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Gusts of Wind
Wind movements that last only a short period of time are referred to as gusts of wind, frequently connected to a change in the direction of the wind. These kinds of gusts of wind frequently occur in combination with a storm, and also with rain, sleet and snow.
Meteorologists refer to gusts when the speed of the wind changes by at least 5 m per second within a maximum of 20 seconds.
As opposed to a constant movement it is difficult to get a grip on gusts of wind. Frequently it is impossible to predict them. On land they can be triggered when there are great discrepancies in height on the ground. But they can also be due to varying degrees in temperature, which can suddenly lead to gusts of wind. When the gust of wind is perpendicular to the ground it is referred to as a down-gust.
Traffic on land is mainly impeded by gusts on bridges or when one leaves forests. An unexpected gust of wind can push the car into the oncoming lane of traffic or into the ditch. That is why the speed of the wind is shown before one enters a bridge crossing a valley, including the direction of the wind. Frequently one finds wind screens on long bridges, which protect against side winds.
However, gusts of wind are particularly dangerous on water. Unlike cars, which can be driven from their lane of traffic but not toppled over, a water vehicle can. A stiff breeze, even a storm, cannot really damage a boat because the crew is prepared and can adjust the sail area. These kinds of winds are even welcome if they are in the right direction. Contrarily, gusts of wind are not welcome at all, and in the worst case can capsize a boat and even cause it to sink.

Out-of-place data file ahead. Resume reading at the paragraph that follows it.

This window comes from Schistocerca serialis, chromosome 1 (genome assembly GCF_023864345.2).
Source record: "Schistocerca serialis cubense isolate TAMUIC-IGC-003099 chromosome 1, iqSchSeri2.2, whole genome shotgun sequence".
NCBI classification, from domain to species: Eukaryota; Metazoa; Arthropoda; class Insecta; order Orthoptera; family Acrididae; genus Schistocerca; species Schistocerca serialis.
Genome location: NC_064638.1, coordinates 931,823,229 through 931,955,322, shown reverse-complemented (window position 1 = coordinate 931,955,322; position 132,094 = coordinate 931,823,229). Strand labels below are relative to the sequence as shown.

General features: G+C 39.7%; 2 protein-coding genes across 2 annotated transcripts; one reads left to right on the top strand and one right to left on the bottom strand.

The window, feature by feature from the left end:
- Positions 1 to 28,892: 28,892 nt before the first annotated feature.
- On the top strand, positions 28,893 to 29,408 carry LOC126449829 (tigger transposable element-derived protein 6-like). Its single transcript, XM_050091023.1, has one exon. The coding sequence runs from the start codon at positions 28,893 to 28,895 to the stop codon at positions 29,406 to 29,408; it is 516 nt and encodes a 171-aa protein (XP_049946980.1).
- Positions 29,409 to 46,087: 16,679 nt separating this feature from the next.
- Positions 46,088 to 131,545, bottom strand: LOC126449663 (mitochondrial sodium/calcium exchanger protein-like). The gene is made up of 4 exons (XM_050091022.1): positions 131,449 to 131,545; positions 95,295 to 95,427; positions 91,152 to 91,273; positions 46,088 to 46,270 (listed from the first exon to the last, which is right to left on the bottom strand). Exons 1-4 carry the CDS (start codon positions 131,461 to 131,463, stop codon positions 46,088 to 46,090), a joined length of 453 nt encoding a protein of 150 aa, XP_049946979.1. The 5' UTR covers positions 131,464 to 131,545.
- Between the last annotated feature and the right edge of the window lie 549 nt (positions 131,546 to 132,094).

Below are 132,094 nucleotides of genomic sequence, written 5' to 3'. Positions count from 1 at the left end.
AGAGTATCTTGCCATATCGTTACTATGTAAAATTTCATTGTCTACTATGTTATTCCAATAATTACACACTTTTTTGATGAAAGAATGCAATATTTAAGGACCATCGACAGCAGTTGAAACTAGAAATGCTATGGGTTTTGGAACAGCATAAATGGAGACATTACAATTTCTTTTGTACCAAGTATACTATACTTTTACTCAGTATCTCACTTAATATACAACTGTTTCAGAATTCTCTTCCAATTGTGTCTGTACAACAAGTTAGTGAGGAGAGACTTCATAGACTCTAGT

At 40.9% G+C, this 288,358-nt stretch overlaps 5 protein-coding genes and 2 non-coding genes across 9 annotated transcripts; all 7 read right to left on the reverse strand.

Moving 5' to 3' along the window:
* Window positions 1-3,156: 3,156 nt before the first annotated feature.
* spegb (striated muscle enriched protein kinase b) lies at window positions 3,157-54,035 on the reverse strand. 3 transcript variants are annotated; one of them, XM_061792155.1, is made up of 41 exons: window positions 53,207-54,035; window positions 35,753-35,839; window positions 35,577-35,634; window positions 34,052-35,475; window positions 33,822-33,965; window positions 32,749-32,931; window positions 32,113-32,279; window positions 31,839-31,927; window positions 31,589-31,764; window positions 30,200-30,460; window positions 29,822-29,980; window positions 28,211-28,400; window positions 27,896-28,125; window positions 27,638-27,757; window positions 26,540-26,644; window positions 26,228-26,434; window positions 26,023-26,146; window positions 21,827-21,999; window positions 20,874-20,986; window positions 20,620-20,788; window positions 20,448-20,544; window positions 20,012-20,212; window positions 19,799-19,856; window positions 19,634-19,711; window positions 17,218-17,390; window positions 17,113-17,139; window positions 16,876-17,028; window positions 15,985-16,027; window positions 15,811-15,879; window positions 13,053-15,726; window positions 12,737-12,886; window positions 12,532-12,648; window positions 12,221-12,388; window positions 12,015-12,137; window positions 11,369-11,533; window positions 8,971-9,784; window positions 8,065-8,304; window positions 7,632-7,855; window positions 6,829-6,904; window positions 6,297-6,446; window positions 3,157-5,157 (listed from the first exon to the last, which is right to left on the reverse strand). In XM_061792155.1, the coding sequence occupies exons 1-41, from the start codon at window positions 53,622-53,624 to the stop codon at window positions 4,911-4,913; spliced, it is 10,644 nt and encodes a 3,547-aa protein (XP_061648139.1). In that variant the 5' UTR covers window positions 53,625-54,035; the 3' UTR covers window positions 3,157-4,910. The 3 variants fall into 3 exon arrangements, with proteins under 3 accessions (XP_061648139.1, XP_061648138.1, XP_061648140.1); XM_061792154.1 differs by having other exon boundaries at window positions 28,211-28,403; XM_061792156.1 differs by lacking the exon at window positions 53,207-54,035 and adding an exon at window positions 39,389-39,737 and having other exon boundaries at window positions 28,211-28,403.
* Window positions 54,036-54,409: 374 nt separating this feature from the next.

Recent investigations show that gusts of wind are generally not the sole cause for sail boats sinking. Usually the cause also includes construction errors, or not storing the cargo correctly or having sail areas that are too big. A sudden gust which hits a boat from the side is capable of putting it into a sloping position making it possible for water to enter through open hatches. Then it is inevitable that the boat will capsize.
When a sudden gust hits that changes the direction of the wind, the crew on a sailboat will also not be capable of decreasing the sail area or adjusting the sailing position.
Gusts no longer pose a danger for modern boats. They do not offer a gust enough contact surfaces to capsize the boat.